We were in Istanbul for only 4 days. This, for the record, is nowhere near enough time to see everything. I of course did have my list of places to see in Istanbul. The spice market is one of these places. I read a lot of fantasy novels and it is quite common to have a scene in a crowded market. And somehow I just associate Turkey with spices, so this fit.
The market is near the south end of Galata bridge and is aromatic chaos. The day we went (and I imagine most days it is open) it was crowded. It is on the tourist circuit and shows just like the Basilica Cistern. In comparison to the grand bazaar that we visited a day later, this was insane. I could barely move it was so full.
Building to Contain it All
The building itself is a pair of long vaulted hallways that cross. Doors at both ends of each hallway let you in or out. The sign above the door states 1664. Not sure if that is the date of construction or just the founding date of the market. If that was the construction date, they have updated the building (several times).
The vaulted rooms are lined on either side with stalls. Some are simple, some are ornately carved and decorated. Some have just a number and others have fanciful names like Aladdin or Hayat. What they all have in common is that they are piles high with wares to sell. Spices are out front and boxes or bags inside.
Similar to the Grand Bazaar, it is definitely noisy. People shouting and echoing into the vaults. Tourists milling about to get a look at this spice or that bit of Turkish Delight. Really more chaotic than I expected and not exactly my happy place.
But wait there’s more.
And yet the building isn’t big enough. The stalls line the outside of the building as well. Streets along the back side are nearly as crowded as inside, just with awnings instead of a roof. I did feel slightly less claustrophobic out here and was able to calm myself from the overwhemlingness of inside. I am totally happy to have gone and such, but the panic does rise when the crowds start to press in.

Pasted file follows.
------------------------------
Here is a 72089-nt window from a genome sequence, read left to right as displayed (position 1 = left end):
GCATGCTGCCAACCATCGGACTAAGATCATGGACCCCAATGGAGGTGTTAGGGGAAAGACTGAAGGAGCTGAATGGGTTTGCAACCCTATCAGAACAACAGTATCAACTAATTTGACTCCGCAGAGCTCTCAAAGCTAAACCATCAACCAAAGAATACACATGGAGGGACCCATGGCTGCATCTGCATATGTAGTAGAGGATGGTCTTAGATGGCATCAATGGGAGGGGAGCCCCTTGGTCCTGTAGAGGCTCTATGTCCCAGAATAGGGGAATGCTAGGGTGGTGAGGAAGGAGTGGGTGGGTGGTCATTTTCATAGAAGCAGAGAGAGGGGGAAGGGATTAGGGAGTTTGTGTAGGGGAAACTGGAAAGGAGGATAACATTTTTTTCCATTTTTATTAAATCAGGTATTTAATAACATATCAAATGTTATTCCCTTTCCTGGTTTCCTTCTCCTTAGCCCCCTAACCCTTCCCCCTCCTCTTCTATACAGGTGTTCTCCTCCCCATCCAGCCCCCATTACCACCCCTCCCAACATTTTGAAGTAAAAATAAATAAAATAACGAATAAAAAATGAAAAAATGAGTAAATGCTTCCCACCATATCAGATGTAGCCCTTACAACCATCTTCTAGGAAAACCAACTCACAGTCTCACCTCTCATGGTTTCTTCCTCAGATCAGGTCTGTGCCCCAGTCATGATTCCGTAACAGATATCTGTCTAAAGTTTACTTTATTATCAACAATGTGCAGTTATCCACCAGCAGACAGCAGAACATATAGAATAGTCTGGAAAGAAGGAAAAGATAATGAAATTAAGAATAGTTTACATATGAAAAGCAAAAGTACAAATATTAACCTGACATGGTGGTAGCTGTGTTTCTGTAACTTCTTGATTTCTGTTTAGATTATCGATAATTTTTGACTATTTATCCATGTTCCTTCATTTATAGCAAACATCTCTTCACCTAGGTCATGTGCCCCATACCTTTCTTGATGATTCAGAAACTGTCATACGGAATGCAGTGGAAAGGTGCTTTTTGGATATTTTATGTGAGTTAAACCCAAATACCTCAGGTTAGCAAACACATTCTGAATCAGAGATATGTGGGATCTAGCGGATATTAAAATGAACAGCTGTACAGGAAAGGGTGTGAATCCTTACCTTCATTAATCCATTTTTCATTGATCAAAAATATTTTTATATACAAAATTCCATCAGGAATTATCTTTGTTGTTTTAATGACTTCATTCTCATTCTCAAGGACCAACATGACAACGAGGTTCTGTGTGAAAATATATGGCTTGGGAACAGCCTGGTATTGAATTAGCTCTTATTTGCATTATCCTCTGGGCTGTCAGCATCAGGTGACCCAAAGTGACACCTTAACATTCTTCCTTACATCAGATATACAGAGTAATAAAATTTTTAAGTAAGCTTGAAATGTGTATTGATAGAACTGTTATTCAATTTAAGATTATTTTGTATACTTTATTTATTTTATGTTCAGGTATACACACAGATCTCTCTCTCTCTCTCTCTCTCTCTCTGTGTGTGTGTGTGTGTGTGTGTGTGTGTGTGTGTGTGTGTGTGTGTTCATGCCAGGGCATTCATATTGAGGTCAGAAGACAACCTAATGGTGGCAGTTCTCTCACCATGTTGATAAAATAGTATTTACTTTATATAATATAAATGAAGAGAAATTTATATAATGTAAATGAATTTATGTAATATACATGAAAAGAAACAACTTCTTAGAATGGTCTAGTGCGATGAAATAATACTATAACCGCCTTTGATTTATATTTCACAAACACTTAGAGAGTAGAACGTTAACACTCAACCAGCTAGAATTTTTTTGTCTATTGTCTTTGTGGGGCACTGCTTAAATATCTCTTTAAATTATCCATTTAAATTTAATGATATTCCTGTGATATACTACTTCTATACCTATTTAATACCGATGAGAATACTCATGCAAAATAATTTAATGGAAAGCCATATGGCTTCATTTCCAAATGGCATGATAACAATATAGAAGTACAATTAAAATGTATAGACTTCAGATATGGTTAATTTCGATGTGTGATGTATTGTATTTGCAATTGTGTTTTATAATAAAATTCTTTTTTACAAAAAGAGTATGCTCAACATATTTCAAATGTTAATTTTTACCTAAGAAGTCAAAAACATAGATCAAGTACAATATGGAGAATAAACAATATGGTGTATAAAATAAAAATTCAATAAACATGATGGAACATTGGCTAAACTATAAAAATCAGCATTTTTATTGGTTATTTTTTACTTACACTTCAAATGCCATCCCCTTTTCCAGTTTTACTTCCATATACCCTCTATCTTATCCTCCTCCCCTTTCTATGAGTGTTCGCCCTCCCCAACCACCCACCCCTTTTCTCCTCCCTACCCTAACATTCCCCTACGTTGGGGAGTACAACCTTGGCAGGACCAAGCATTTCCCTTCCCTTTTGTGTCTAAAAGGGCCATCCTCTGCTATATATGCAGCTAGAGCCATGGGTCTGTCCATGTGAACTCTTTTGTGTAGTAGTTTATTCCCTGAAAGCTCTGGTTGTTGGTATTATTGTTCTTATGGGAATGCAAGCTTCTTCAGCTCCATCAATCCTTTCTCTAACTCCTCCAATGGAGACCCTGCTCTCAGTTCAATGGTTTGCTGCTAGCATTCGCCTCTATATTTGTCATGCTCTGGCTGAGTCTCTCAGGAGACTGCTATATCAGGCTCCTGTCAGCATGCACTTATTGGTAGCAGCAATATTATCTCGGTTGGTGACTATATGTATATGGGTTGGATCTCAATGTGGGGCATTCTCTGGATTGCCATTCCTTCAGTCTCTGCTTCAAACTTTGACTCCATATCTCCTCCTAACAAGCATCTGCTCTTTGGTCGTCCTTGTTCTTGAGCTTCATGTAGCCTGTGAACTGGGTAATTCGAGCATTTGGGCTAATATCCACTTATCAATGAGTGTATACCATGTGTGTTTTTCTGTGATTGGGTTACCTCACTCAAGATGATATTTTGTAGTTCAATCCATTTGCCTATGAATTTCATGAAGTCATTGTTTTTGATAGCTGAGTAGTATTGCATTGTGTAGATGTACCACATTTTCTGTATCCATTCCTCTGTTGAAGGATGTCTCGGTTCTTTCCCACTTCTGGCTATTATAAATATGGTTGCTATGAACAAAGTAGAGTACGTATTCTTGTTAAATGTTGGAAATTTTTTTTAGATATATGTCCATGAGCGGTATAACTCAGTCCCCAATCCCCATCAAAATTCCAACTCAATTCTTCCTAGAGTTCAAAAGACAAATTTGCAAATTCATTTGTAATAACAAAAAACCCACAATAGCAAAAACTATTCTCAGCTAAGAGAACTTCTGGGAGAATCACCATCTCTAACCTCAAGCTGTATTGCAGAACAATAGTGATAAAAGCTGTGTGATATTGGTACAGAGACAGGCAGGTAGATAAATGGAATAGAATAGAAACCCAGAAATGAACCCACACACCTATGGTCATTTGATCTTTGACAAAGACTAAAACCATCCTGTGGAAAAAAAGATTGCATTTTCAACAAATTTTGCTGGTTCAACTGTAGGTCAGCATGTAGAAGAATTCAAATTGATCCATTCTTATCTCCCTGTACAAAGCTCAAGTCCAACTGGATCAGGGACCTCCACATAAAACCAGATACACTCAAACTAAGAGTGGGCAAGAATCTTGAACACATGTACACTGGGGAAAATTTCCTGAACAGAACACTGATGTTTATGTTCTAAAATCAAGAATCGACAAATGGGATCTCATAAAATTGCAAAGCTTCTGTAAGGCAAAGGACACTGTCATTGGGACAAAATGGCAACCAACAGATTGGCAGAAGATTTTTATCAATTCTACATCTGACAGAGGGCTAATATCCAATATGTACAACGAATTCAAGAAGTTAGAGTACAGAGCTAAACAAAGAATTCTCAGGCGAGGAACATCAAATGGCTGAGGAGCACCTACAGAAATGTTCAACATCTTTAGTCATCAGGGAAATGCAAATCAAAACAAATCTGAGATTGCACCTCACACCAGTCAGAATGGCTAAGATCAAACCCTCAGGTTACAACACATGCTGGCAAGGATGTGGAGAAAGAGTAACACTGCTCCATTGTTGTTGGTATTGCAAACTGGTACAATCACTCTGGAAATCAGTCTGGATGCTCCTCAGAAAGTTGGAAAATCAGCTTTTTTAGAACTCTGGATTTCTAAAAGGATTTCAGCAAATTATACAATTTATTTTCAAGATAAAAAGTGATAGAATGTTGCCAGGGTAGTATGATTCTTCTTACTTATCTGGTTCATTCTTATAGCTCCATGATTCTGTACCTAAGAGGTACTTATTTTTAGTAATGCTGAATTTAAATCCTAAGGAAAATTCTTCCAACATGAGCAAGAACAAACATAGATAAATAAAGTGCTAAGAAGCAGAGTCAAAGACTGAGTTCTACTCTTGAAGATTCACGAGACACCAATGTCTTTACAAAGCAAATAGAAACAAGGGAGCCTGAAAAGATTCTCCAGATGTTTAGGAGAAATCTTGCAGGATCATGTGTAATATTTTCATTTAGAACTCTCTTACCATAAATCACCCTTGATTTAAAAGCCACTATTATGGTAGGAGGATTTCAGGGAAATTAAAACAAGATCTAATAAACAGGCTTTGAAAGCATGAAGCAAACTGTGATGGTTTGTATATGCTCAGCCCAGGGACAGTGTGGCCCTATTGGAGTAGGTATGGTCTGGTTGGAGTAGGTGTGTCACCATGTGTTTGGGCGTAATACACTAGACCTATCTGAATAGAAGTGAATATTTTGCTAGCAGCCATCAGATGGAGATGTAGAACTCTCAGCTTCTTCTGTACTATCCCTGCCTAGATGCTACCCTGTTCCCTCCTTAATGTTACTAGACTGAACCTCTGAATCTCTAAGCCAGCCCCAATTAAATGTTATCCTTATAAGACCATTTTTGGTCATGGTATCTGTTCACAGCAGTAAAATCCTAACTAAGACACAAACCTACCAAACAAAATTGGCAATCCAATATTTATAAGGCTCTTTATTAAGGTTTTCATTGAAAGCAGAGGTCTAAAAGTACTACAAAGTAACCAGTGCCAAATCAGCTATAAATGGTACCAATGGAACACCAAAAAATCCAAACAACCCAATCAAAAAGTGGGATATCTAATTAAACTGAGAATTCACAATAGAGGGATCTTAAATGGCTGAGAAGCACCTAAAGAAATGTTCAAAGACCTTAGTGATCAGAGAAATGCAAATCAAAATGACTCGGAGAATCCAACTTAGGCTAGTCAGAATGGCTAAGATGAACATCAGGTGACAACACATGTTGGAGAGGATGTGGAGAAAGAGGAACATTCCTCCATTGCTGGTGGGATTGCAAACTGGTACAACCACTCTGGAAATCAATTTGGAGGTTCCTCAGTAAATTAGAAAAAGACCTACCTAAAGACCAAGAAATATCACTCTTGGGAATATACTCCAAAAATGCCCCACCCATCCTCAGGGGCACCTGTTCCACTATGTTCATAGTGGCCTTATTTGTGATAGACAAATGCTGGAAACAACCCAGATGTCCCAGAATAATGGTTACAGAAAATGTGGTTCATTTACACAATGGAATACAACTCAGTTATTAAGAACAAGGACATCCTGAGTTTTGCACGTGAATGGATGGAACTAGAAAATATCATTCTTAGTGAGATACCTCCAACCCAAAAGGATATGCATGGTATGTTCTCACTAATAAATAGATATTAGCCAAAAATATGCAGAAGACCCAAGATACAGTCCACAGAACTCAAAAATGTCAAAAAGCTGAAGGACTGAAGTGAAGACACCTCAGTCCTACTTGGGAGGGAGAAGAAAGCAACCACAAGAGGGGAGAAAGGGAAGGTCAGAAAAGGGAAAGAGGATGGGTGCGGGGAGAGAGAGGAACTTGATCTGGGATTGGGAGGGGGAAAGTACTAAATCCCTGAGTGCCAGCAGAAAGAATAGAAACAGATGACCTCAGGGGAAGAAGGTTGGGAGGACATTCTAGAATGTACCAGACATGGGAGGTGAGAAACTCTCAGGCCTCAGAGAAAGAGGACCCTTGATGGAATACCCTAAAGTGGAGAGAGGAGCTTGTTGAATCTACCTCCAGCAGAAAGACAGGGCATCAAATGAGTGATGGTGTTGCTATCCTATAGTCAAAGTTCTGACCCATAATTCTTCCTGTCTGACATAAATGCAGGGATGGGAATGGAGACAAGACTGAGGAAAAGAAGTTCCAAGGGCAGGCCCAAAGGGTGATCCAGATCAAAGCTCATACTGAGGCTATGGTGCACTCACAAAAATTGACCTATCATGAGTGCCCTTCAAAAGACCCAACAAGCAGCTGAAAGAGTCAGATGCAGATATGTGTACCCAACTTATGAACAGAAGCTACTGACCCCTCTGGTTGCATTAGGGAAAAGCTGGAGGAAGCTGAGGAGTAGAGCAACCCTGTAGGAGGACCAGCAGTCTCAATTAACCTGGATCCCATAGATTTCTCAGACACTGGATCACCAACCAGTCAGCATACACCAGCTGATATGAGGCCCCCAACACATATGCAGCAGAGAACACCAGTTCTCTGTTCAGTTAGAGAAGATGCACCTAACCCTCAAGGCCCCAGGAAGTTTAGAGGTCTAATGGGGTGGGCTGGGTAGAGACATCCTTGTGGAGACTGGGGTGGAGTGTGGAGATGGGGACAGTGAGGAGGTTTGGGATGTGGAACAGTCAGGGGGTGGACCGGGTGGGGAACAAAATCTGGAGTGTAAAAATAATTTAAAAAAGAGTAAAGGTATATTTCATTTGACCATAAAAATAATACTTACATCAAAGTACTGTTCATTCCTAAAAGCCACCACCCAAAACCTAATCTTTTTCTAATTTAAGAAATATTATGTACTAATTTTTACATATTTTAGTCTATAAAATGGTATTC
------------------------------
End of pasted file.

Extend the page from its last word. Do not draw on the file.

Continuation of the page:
Oh and it isn’t just spices. In what I am learning to take as Turkish economic standard, nearly everything was on sale at one stall or another. The gold was inside the building among the spices. The olives and fish just outside. I saw sausages and Turkish Delight that makes almost some sense as being edible. Yet I saw cheap plastic toys and a store selling kitchen utensils.
Such is the spice of life
So the spices are the main star of the spice market (funny how names fit like that right?). This is what I wanted to come see. The delicate mounds of spices perfectly pointed and displayed. The smells and colors and textures blending.
In a candy store
So amongst spices were stands of Turkish Delight. I tried a piece and it really isn’t my thing. I mostly remember it from the Narnia books. That is the candy that Edward wants from the White Queen and gets him under her spell. Weird what comes into your mind, huh?
Arrakis, Dune, home of the Spice
I play a lot of video games and always have. There is a sci-fi book series called Dune which is centered around a Spice that warps people into being about to fly starships through space. The intro to the video game involves a husky voice saying the word “Spice” several times as a part of the monologue. It was hard to walk through here without hearing that in my head.
Verdict: Is it worth it?
Yes, I am very happy to have gone. If you get claustrophobic or don’t like crowds, just realize that it can be very crowded. I walked through, taking what pictures I could and was glad to get out the other end.
We did actually buy some spices, but from a store outside the main building. He kept trying to sell us tea, but we prevailed to get some spicy chilli thing. When we ordered 100grams, he kept pouring to 250grams. So they are a bit pushy there too. It wasn’t a big deal as the whole thing ended up at 10TL, about 4 euros.